SB 156 not only favored GONs, but also failed to prioritize truly unserved communities and establish guardrails to prevent wasting taxpayer resources on duplicative overbuilt networks.  The legislature should rectify these shortcomings with new legislation that designates funding first and foremost to areas of the state that have no broadband services, which the Federal Communications Commission defines as a minimum of 25 Mbps download speed and 3 Mbps upload speed (25/3 Mbps).  Once those areas are connected, the funding should then be allocated to underserved communities that have only one broadband service provider offering a minimum of 25/3 Mbps speeds.  Providers should also be strongly encouraged to use the funds to build high-speed broadband in those areas with, at minimum, 100 Mbps download and 20 Mbps upload speeds, which most internet service providers now have the ability to meet or exceed. 

On April 21, 2022, the California Public Utilities Commission (PUC) adopted rules for the $2 billion grant program enacted by SB 156 for the use of the broadband funds that are “focused on building broadband Internet infrastructure for communities without access to Internet service at sufficient and reliable speeds.”  As determined by the new rules, this grant program will fund last-mile broadband infrastructure to build out wireline networks that offer symmetrical 100 Mbps speeds to areas of the state that are unserved or underserved.  The funding will be equally split between urban communities and rural communities considered to be unserved or underserved.  The PUC will initially “allocate $5 million to each county, and then allocate the remaining funding based on each county’s proportionate share of households without access to broadband Internet access service with at least 100 Mbps download speeds.”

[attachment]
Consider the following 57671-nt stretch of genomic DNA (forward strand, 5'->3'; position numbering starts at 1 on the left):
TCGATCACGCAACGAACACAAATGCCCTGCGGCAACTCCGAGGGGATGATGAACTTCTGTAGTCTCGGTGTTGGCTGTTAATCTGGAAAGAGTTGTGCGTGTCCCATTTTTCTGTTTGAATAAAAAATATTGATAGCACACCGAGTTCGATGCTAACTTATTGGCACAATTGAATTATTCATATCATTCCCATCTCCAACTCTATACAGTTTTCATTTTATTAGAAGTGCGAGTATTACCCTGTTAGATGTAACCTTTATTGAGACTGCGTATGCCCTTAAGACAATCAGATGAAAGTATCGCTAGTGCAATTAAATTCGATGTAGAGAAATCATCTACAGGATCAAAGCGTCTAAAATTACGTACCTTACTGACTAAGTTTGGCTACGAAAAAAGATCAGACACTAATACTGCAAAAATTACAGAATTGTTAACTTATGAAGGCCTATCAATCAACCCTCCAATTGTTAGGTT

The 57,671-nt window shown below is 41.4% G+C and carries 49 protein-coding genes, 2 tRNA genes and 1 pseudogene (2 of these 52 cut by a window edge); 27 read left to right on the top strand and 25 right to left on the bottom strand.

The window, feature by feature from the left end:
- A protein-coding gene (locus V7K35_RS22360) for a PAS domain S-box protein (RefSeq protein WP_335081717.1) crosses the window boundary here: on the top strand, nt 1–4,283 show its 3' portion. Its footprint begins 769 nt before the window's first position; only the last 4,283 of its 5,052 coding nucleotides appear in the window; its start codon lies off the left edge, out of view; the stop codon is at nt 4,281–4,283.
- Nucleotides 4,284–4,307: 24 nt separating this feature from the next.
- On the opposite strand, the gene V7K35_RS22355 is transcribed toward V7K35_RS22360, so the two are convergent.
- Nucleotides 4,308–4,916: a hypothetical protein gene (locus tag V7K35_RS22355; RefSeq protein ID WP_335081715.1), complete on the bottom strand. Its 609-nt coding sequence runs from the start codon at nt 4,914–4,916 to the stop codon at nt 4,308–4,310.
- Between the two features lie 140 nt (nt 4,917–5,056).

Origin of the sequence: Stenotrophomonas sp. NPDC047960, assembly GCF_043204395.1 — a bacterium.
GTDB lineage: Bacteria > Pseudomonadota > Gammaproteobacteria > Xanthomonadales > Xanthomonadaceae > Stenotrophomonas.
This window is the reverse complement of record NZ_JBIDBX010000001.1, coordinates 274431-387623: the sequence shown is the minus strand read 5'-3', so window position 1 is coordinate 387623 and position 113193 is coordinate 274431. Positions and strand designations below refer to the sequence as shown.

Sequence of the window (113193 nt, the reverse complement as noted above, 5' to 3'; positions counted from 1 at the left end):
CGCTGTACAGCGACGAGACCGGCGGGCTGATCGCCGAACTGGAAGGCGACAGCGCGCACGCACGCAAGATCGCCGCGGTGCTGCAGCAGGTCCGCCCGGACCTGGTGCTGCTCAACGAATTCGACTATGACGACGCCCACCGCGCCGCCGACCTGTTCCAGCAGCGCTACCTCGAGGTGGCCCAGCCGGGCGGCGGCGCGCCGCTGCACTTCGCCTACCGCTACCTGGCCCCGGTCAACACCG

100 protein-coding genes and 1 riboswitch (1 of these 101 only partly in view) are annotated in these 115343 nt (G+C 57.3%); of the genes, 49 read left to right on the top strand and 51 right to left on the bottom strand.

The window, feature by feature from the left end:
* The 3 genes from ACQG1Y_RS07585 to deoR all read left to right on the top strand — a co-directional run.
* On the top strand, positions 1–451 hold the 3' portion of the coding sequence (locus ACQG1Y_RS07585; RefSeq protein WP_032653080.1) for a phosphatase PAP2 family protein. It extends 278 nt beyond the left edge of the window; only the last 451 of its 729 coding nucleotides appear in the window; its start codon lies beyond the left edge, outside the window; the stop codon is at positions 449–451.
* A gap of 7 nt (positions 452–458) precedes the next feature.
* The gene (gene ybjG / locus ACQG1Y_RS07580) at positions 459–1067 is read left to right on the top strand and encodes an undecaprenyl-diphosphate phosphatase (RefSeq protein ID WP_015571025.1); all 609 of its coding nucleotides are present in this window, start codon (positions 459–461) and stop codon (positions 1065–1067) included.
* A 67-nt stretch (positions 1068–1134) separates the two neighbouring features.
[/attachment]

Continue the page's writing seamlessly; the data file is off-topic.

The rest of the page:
According to Broadband Now, nearly 1.3 million Californians currently do not have basic wired broadband available at the minimum of 25/3 Mbps, even though the state is ranked 13th across the country for broadband internet access.  Many of the areas without minimum broadband service are in mostly northern regions of the state where access through fiber connections would be difficult given the terrain, and remoteness of the locations.  As the PUC considers the parameters relating to the funding, it must ensure that Californians without any access to broadband receive funding first in a technology and vendor neutral manner, followed by underserved communities.  The agency must also ensure that none of these funds are wasted on overbuilding networks where ample broadband access already exists.

The PUC and legislators should make sure that more than just fiber-only technology or GONs can qualify for the broadband deployment funding to ensure that counties like Alpine, Colusa, Lassen, Modoc, Plumas, Sierra, Tahama, and Trinity can finally get connected to the world wide web and all the benefits it brings.  These technologies include, but are not limited to cable, fiber, fixed wireless, mobile broadband, satellite internet, and the use of TV white space spectrum.  An all-of-the-above approach to broadband deployment efforts will enable more providers to reach more households and businesses across the state, especially where closing the digital divide has been difficult, like mountainous and rural areas of the state.